The Rockler jig excels when it comes set up, and especially when it comes to getting the jig positioned and attached to the surface of the saw. Instead of clamping to the underside of the saw bed - which, you may have noticed, isn't as quick and easy as it sounds - the Rockler jig uses an expanding miter track clamping system to hold the jig fences securely to the table. A quick turn of a few knobs locks the jig in place, making adjustments to its position easy and free of undue monkeying around.

The central component of every cove jig is the fence - the straight edge that guides the stock through the cut. The Rockler coving jig is patterned after the tried-and-true "parallelogram" jig design, and therefore actually has two fences - one to support either side of the stock. Here again, locking in the distance between the two fences to perfectly fit the width of the stock is a matter of turning a couple of knobs.

Next, there's the matter of keeping the stock in firm contact with the surface of the saw. A smooth final cut depends on the stock's not being able to move off course horizontally or vertically throughout the cut. The Rockler cove cutting jig's integrated featherboards adjust as easily as all of its other components, and ensure that minor bows in the lumber won't involve you in unpleasant sanding sessions straightening out ridges in the finished product.

Diagram of the parts of a cove cutting jig

Finally, there's the "fear factor." If you've never tried it, running stock the "wrong way" across a table saw may seem a little scary - like forcing a table saw to do something it just wasn't designed for. In reality, when done correctly, cutting coves on a table saw is not a dangerous procedure, and has been practiced without incident by woodworkers everywhere for years and years.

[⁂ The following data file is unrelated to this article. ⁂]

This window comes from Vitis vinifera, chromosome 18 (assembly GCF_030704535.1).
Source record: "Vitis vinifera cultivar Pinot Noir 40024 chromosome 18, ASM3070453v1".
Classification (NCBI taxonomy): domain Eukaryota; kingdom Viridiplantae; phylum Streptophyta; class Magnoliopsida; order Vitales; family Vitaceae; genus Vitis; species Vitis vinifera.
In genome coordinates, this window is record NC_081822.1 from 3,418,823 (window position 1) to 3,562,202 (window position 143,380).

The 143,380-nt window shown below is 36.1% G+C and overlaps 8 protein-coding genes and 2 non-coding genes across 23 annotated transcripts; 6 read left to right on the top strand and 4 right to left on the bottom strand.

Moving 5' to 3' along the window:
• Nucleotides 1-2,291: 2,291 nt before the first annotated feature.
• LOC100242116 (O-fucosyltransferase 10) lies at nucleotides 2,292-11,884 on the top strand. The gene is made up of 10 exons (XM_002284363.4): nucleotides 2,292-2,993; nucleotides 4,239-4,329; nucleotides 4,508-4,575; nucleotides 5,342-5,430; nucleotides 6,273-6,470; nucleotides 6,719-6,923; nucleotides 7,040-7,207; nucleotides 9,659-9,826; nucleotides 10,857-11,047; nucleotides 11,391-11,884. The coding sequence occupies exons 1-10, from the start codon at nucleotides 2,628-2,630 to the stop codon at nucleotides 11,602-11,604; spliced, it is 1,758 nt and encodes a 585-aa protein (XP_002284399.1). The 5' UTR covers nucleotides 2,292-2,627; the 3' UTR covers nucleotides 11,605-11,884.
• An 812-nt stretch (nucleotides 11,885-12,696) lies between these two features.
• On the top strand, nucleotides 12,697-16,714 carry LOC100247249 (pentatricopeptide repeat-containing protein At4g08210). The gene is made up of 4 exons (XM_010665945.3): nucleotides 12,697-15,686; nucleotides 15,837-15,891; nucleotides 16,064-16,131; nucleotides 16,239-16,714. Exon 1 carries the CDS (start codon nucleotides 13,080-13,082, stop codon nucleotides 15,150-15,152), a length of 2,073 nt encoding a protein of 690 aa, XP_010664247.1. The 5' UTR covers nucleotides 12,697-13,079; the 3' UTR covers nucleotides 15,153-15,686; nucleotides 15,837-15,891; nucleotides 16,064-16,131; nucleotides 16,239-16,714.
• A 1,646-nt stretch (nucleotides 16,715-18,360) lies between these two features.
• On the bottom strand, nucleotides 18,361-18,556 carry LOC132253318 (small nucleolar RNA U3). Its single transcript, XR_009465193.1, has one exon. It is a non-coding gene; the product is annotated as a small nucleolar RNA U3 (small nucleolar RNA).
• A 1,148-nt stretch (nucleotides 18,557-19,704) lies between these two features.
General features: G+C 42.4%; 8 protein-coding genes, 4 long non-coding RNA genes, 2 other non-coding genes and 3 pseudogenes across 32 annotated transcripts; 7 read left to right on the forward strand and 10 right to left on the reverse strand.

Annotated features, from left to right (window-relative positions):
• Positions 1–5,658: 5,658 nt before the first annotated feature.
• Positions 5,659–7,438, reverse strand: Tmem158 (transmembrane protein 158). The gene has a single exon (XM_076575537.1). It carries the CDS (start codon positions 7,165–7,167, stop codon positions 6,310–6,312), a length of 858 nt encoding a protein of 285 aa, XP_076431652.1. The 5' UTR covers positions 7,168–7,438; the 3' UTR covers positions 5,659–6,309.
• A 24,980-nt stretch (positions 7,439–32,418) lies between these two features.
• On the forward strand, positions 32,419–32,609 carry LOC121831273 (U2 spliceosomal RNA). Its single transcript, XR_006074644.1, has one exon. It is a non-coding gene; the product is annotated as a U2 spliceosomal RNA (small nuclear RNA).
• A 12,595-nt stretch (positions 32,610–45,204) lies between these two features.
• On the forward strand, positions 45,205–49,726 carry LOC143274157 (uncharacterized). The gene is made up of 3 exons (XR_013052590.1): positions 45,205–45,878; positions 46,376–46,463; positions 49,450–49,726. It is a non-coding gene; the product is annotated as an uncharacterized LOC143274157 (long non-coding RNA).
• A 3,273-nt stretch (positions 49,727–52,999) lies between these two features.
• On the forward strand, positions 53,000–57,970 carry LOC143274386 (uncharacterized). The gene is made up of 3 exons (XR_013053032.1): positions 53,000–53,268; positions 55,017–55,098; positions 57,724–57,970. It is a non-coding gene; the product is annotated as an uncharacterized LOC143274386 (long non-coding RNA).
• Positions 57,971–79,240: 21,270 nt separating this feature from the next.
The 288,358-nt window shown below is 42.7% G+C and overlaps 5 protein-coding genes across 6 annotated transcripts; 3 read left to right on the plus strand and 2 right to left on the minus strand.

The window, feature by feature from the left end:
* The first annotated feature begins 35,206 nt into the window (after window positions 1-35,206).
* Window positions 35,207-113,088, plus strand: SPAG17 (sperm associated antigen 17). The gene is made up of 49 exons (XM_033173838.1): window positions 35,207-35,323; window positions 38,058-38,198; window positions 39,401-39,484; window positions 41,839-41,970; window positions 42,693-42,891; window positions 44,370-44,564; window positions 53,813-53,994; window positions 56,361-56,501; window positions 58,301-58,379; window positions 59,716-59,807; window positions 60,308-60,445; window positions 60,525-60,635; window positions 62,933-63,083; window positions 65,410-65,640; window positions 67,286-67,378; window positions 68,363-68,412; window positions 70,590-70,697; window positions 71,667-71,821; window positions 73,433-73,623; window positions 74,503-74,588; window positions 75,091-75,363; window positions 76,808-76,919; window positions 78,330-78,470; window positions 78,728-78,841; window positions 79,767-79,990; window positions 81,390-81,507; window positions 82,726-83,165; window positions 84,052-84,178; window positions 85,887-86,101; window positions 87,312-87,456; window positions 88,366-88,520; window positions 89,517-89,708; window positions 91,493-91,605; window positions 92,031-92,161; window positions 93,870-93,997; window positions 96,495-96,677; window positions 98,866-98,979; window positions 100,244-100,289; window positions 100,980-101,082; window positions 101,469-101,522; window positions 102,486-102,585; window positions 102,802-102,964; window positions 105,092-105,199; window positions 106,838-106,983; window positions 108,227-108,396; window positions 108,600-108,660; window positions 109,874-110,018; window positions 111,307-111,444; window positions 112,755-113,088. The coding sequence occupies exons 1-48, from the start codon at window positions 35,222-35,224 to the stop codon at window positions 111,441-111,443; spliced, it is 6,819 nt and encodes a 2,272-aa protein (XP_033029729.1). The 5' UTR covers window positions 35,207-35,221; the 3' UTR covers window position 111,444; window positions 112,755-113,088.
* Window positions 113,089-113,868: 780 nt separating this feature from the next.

The Rockler cove cutting jig offers the safest arrangement for guiding the stock through a coving cut. The jig's two fences support the stock securely and reliably on both edges, and the integrated featherboard keeps it flat on the surface. It's been thoroughly tested, and comes with a complete set of instructions for performing the entire procedure safely, both of which should add considerably to your comfort level while you're getting used to the process.

Whether you just want to expand your wood shaping options or you need a coving jig to complete a project, a solid, easy to use cove cutting jig is a handy thing to have on hand. And when you find out how easy and comfortable it is to add coves of virtually any proportion to your bag of tricks, the Rockler Cove Cutting Table Saw Jig is likely to fall in with the tools that you reach for on a regular basis.